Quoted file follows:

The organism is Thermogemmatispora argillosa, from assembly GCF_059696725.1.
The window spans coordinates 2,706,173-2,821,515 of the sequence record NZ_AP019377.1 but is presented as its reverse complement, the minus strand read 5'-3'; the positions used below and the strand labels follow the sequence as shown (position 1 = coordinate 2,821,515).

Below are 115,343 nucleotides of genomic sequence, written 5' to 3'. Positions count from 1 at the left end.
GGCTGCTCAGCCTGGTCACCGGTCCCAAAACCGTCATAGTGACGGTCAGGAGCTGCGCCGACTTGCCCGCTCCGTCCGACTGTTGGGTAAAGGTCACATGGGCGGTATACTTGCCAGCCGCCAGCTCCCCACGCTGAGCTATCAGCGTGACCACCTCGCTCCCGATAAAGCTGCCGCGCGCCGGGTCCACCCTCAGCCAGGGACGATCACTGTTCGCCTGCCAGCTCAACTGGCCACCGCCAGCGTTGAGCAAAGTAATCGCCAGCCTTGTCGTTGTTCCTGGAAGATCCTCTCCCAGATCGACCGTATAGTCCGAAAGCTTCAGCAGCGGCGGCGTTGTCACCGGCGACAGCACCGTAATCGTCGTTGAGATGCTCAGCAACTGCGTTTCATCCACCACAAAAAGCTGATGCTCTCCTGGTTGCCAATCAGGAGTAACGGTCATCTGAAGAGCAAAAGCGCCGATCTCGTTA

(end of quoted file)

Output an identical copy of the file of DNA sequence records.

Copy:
The organism is Thermogemmatispora argillosa, from assembly GCF_059696725.1.
The window spans coordinates 2,706,173-2,821,515 of the sequence record NZ_AP019377.1 but is presented as its reverse complement, the minus strand read 5'-3'; the positions used below and the strand labels follow the sequence as shown (position 1 = coordinate 2,821,515).

Below are 115,343 nucleotides of genomic sequence, written 5' to 3'. Positions count from 1 at the left end.
GGCTGCTCAGCCTGGTCACCGGTCCCAAAACCGTCATAGTGACGGTCAGGAGCTGCGCCGACTTGCCCGCTCCGTCCGACTGTTGGGTAAAGGTCACATGGGCGGTATACTTGCCAGCCGCCAGCTCCCCACGCTGAGCTATCAGCGTGACCACCTCGCTCCCGATAAAGCTGCCGCGCGCCGGGTCCACCCTCAGCCAGGGACGATCACTGTTCGCCTGCCAGCTCAACTGGCCACCGCCAGCGTTGAGCAAAGTAATCGCCAGCCTTGTCGTTGTTCCTGGAAGATCCTCTCCCAGATCGACCGTATAGTCCGAAAGCTTCAGCAGCGGCGGCGTTGTCACCGGCGACAGCACCGTAATCGTCGTTGAGATGCTCAGCAACTGCGTTTCATCCACCACAAAAAGCTGATGCTCTCCTGGTTGCCAATCAGGAGTAACGGTCATCTGAAGAGCAAAAGCGCCGATCTCGTTA